Meanwhile, the United States wants to play an active role in determining the future of the PMU and facilitating the demobilization or integration of the remaining PMU units into the Iraqi security forces in order to manage its power, as it might influence US interests in Iraq. The integration of the PMU into the existing security forces under the Defense Ministry and the Interior Ministry would prevent the buildup of strong institutions outside of the governmental structure, akin to the Iranian Basij.
The United States is concerned that the PMU may turn into a Hezbollah-type proxy of Iran, potentially escalating regional rivalries by antagonizing regional powers such as Saudi Arabia and Turkey.
Thus, the post-IS governance of Mosul — and the contribution of each of the involved forces in the distribution of power — appears likely to be the biggest challenge ahead. One of the possible scenarios is that Mosul will return to its pre-IS status, with the Iraqi central government assuming full authority over Ninevah province.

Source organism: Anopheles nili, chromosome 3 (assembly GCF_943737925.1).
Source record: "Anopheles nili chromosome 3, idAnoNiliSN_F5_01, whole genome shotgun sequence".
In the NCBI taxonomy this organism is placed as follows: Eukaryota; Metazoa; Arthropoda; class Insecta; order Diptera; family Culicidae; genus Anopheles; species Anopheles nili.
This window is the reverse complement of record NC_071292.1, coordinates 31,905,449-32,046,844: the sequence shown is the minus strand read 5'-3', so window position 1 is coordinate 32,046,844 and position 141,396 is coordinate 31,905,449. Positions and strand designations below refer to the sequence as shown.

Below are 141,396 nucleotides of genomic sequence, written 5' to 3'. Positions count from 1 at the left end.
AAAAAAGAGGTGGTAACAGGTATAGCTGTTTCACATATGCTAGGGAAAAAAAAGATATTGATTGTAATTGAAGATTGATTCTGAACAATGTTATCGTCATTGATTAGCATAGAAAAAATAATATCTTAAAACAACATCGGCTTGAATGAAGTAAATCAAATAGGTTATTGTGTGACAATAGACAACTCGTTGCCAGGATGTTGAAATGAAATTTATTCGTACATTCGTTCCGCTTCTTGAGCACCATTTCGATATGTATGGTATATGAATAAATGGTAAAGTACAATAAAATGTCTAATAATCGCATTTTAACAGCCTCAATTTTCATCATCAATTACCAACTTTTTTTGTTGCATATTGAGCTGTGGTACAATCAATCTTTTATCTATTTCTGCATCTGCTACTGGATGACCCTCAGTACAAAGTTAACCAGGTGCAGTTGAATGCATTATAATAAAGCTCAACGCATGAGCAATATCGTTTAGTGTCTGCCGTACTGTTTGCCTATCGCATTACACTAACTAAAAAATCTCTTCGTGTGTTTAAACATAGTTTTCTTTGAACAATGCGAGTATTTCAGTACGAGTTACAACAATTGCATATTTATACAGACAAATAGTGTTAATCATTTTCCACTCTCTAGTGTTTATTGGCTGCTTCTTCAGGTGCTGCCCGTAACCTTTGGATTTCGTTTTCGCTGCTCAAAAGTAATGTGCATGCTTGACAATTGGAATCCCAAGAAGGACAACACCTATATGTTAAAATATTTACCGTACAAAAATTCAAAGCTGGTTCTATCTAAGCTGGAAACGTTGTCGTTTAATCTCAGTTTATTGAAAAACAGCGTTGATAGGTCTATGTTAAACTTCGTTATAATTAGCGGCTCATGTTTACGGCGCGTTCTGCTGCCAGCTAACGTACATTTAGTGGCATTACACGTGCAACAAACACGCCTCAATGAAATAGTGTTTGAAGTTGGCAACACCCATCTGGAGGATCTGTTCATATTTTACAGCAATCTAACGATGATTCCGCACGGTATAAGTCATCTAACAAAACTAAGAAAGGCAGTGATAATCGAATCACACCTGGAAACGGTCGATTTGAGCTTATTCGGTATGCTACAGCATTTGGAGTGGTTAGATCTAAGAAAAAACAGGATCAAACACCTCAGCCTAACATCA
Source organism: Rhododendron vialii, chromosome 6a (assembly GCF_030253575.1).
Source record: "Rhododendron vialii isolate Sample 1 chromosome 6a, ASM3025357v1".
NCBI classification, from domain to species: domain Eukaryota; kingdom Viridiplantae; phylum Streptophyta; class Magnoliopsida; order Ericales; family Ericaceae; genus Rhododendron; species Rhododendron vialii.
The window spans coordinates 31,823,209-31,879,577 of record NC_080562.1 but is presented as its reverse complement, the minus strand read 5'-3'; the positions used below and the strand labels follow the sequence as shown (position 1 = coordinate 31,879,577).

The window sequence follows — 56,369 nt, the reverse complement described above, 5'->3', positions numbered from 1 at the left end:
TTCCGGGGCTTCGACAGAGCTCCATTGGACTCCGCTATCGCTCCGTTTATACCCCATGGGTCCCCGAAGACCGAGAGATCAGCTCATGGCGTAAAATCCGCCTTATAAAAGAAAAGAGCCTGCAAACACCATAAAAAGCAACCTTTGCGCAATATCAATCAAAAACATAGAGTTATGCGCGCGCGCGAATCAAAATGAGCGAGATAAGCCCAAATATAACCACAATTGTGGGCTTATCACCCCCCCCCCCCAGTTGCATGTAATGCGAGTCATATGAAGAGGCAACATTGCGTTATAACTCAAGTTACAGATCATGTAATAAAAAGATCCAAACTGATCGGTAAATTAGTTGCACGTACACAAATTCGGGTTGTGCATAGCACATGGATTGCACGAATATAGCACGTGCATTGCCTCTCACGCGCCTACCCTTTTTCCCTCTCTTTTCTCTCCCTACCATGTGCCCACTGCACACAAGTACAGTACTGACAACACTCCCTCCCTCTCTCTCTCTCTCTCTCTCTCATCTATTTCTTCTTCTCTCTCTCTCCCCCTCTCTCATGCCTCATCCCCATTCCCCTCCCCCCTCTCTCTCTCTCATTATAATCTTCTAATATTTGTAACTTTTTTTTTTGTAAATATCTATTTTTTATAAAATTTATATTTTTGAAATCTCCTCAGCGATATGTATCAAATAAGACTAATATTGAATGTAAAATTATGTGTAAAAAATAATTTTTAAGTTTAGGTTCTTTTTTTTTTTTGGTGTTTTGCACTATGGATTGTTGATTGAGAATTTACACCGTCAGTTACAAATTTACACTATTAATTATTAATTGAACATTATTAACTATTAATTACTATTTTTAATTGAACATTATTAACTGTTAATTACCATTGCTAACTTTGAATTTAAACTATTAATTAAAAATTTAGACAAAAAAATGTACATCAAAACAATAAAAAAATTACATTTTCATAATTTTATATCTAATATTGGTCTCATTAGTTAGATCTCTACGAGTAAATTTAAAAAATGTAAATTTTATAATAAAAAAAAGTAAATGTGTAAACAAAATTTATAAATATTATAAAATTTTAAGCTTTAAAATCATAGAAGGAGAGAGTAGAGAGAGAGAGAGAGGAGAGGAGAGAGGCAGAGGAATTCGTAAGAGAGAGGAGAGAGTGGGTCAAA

Both Baghdad and Tehran support this scenario, although Sunni Arab communities and Kurds do not and believe that reverting to the previous situation will not solve security problems. Koushki said the favored US scenario is to turn Ninevah into a Sunni region like the Kurdistan region. He said the more serious US presence in Iraq in recent years shows that Washington’s purpose is to weaken the Iraqi central government and influence Baghdad’s political landscape.
How Iran might respond to the latter remains unclear. The University of Tehran professor added, “While Iran advocates Iraq’s territorial integrity, it will support the decisions of the Iraqis.”